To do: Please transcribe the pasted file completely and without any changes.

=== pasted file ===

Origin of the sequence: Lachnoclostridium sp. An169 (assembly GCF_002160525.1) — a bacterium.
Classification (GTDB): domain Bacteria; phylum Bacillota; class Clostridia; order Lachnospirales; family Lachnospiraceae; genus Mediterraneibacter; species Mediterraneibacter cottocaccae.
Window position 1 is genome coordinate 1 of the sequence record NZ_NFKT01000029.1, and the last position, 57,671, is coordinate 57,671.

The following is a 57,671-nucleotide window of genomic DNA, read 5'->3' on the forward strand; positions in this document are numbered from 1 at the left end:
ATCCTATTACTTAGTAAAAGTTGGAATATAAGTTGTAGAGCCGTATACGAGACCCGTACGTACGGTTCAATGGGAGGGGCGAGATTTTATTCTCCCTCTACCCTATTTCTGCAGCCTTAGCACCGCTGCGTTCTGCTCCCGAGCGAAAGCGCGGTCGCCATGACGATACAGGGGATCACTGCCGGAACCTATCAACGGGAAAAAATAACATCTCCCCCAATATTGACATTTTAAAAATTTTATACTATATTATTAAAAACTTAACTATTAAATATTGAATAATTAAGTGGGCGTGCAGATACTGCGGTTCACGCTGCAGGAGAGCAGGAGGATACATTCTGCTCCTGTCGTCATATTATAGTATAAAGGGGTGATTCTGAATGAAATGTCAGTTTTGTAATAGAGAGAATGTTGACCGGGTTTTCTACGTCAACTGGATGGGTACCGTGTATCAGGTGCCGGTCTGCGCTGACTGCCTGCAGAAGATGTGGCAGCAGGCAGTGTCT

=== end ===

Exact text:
Origin of the sequence: Lachnoclostridium sp. An169 (assembly GCF_002160525.1) — a bacterium.
Classification (GTDB): domain Bacteria; phylum Bacillota; class Clostridia; order Lachnospirales; family Lachnospiraceae; genus Mediterraneibacter; species Mediterraneibacter cottocaccae.
Window position 1 is genome coordinate 1 of the sequence record NZ_NFKT01000029.1, and the last position, 57,671, is coordinate 57,671.

The following is a 57,671-nucleotide window of genomic DNA, read 5'->3' on the forward strand; positions in this document are numbered from 1 at the left end:
ATCCTATTACTTAGTAAAAGTTGGAATATAAGTTGTAGAGCCGTATACGAGACCCGTACGTACGGTTCAATGGGAGGGGCGAGATTTTATTCTCCCTCTACCCTATTTCTGCAGCCTTAGCACCGCTGCGTTCTGCTCCCGAGCGAAAGCGCGGTCGCCATGACGATACAGGGGATCACTGCCGGAACCTATCAACGGGAAAAAATAACATCTCCCCCAATATTGACATTTTAAAAATTTTATACTATATTATTAAAAACTTAACTATTAAATATTGAATAATTAAGTGGGCGTGCAGATACTGCGGTTCACGCTGCAGGAGAGCAGGAGGATACATTCTGCTCCTGTCGTCATATTATAGTATAAAGGGGTGATTCTGAATGAAATGTCAGTTTTGTAATAGAGAGAATGTTGACCGGGTTTTCTACGTCAACTGGATGGGTACCGTGTATCAGGTGCCGGTCTGCGCTGACTGCCTGCAGAAGATGTGGCAGCAGGCAGTGTCT